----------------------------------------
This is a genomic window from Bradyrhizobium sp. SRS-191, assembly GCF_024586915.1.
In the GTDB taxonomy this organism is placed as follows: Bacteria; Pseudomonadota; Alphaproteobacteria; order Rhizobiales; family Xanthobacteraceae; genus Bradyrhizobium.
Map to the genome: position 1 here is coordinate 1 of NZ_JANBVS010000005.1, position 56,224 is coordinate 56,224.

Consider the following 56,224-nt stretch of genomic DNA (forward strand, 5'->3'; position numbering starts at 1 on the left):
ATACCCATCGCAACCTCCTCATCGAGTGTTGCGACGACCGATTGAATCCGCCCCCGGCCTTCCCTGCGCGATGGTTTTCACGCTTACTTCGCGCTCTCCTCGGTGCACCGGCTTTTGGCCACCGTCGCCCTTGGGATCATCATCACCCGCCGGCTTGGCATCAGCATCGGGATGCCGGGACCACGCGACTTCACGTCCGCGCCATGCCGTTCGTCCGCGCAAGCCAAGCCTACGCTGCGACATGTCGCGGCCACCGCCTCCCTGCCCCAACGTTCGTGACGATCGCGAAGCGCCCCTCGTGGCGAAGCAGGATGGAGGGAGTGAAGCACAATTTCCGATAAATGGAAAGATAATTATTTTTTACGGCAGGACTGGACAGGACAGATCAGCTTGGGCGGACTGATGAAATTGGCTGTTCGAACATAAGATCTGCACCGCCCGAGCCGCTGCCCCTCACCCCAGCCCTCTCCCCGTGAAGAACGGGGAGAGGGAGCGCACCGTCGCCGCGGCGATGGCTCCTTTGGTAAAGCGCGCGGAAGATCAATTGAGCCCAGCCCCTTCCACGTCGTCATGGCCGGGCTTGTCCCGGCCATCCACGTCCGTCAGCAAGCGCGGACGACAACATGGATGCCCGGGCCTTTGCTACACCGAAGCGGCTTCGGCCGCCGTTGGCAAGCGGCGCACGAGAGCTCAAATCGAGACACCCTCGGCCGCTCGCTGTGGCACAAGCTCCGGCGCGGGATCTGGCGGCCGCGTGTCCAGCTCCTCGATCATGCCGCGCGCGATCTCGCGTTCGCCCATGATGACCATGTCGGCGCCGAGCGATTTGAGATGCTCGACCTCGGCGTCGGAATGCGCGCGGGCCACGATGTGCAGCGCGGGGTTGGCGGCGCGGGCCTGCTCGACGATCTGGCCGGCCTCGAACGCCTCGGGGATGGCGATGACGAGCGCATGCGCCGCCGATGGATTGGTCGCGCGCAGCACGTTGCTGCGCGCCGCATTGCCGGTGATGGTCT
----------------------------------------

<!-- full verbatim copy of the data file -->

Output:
This is a genomic window from Bradyrhizobium sp. SRS-191, assembly GCF_024586915.1.
In the GTDB taxonomy this organism is placed as follows: Bacteria; Pseudomonadota; Alphaproteobacteria; order Rhizobiales; family Xanthobacteraceae; genus Bradyrhizobium.
Map to the genome: position 1 here is coordinate 1 of NZ_JANBVS010000005.1, position 56,224 is coordinate 56,224.

Consider the following 56,224-nt stretch of genomic DNA (forward strand, 5'->3'; position numbering starts at 1 on the left):
ATACCCATCGCAACCTCCTCATCGAGTGTTGCGACGACCGATTGAATCCGCCCCCGGCCTTCCCTGCGCGATGGTTTTCACGCTTACTTCGCGCTCTCCTCGGTGCACCGGCTTTTGGCCACCGTCGCCCTTGGGATCATCATCACCCGCCGGCTTGGCATCAGCATCGGGATGCCGGGACCACGCGACTTCACGTCCGCGCCATGCCGTTCGTCCGCGCAAGCCAAGCCTACGCTGCGACATGTCGCGGCCACCGCCTCCCTGCCCCAACGTTCGTGACGATCGCGAAGCGCCCCTCGTGGCGAAGCAGGATGGAGGGAGTGAAGCACAATTTCCGATAAATGGAAAGATAATTATTTTTTACGGCAGGACTGGACAGGACAGATCAGCTTGGGCGGACTGATGAAATTGGCTGTTCGAACATAAGATCTGCACCGCCCGAGCCGCTGCCCCTCACCCCAGCCCTCTCCCCGTGAAGAACGGGGAGAGGGAGCGCACCGTCGCCGCGGCGATGGCTCCTTTGGTAAAGCGCGCGGAAGATCAATTGAGCCCAGCCCCTTCCACGTCGTCATGGCCGGGCTTGTCCCGGCCATCCACGTCCGTCAGCAAGCGCGGACGACAACATGGATGCCCGGGCCTTTGCTACACCGAAGCGGCTTCGGCCGCCGTTGGCAAGCGGCGCACGAGAGCTCAAATCGAGACACCCTCGGCCGCTCGCTGTGGCACAAGCTCCGGCGCGGGATCTGGCGGCCGCGTGTCCAGCTCCTCGATCATGCCGCGCGCGATCTCGCGTTCGCCCATGATGACCATGTCGGCGCCGAGCGATTTGAGATGCTCGACCTCGGCGTCGGAATGCGCGCGGGCCACGATGTGCAGCGCGGGGTTGGCGGCGCGGGCCTGCTCGACGATCTGGCCGGCCTCGAACGCCTCGGGGATGGCGATGACGAGCGCATGCGCCGCCGATGGATTGGTCGCGCGCAGCACGTTGCTGCGCGCCGCATTGCCGGTGATGGTCT